It is great that Arutchelvan managed to effectively thumb his nose on PKR’s Azmin Ali, who called the shots in fielding his henchman in the Semenyih seat. The seat loss taught Azmin a lesson for not respecting Arulchelvan's years of hard work in that constituency. That lesson was the only good thing that emerged from the three-cornered fight.
Insisting to field a PSM candidate that forces a three-cornered fight just to prove a point that you are relevant is akin to political suicide. There are more important areas to focus on, like expanding PSM’s membership.
If PSM believes that expanding the membership is best done through participating in an election to sell the PSM brand and logo, then running as ADUNs in Selangor and Penang is the only viable option as both states seem to be Pakatan’s strongholds.
Seat losses suffered by Pakatan may not necessarily have an overall impact on them at the state level. Running in Perak can tip the balance on who wins the state government and can have a disastrous effect on Pakatan's chances to rule the state.
It is best for PSM to save energy and give way if there is a three-cornered fight at the national level because the political reality at this point in time is to oust BN from Putrajaya.
In a future event of a changed government, the political reality at that point in time will be different. The next best campaign for PSM is to form a united front with all the smaller political parties, civil liberty groups and NGOs who sympathise with the idea of "grassroots participatory democracy" to lobby for a preferential voting system.
After the successful installation of the preferential voting system, PSM may field as many candidates as they like as it works in favour of smaller parties. Fielding many candidates does not hinder the outcome of the election result because the preferential voting system counts every vote. In other words, no candidate's votes are wasted.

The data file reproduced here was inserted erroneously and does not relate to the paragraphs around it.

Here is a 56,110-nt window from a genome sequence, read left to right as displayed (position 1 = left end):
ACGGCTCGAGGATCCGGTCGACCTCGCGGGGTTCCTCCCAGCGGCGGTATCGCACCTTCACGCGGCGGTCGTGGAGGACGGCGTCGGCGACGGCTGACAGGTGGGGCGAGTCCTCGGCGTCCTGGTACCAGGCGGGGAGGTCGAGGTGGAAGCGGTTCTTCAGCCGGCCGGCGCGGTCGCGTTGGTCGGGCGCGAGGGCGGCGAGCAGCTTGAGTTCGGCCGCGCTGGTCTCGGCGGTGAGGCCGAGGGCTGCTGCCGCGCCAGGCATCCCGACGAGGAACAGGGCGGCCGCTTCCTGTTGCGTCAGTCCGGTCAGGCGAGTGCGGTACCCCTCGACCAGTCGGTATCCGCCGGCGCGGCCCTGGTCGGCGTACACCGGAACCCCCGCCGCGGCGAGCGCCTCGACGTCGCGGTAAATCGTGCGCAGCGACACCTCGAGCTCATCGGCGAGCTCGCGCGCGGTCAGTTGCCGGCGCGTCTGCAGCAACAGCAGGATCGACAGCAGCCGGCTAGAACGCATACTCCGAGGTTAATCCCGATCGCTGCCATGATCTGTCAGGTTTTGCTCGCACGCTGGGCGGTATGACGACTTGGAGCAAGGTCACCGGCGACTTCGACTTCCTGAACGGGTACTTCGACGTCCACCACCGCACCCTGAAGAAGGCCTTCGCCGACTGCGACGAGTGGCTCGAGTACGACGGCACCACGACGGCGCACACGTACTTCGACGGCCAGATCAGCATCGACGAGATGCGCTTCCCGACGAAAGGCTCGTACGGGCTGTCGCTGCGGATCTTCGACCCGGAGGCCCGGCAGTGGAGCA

It's best to have a preferential voting system because the big political parties will be forced to listen to you when you have sizeable votes that dictate the winner of the contesting seat. It also brings the political horse-trading down to the electorate and grassroots level.
Waiting for a more accommodating leadership that tailors to the aspirations of small political parties under our current voting system is a waste of time.
The preferential voting system is more sympathetic to smaller political parties and minorities. It encourages a genuine healthy "participatory democracy” and promotes diversity of political beliefs instead of hegemony.
PSM has set high standards such as declaring personal assets to the public annually for future politicians to follow. There will be no parachute candidates; their candidates have to work at that particular constituency for a minimum of five years before running for a seat.
PSM’s tireless and selfless service to the poor and marginalised earns them the title of the "real down to earth hard working and honest politicians of our time". Pakatan has a lot to learn from PSM in these areas if they accept PSM.
PSM is relevant by virtue of their principles and their consistency in their political stand and beliefs.
There will be no hard feelings if Pakatan rejects PSM as PSM has always worked independently before Pakatan's existence. Their target audience are different. People who are attracted to PSM are quiet achievers.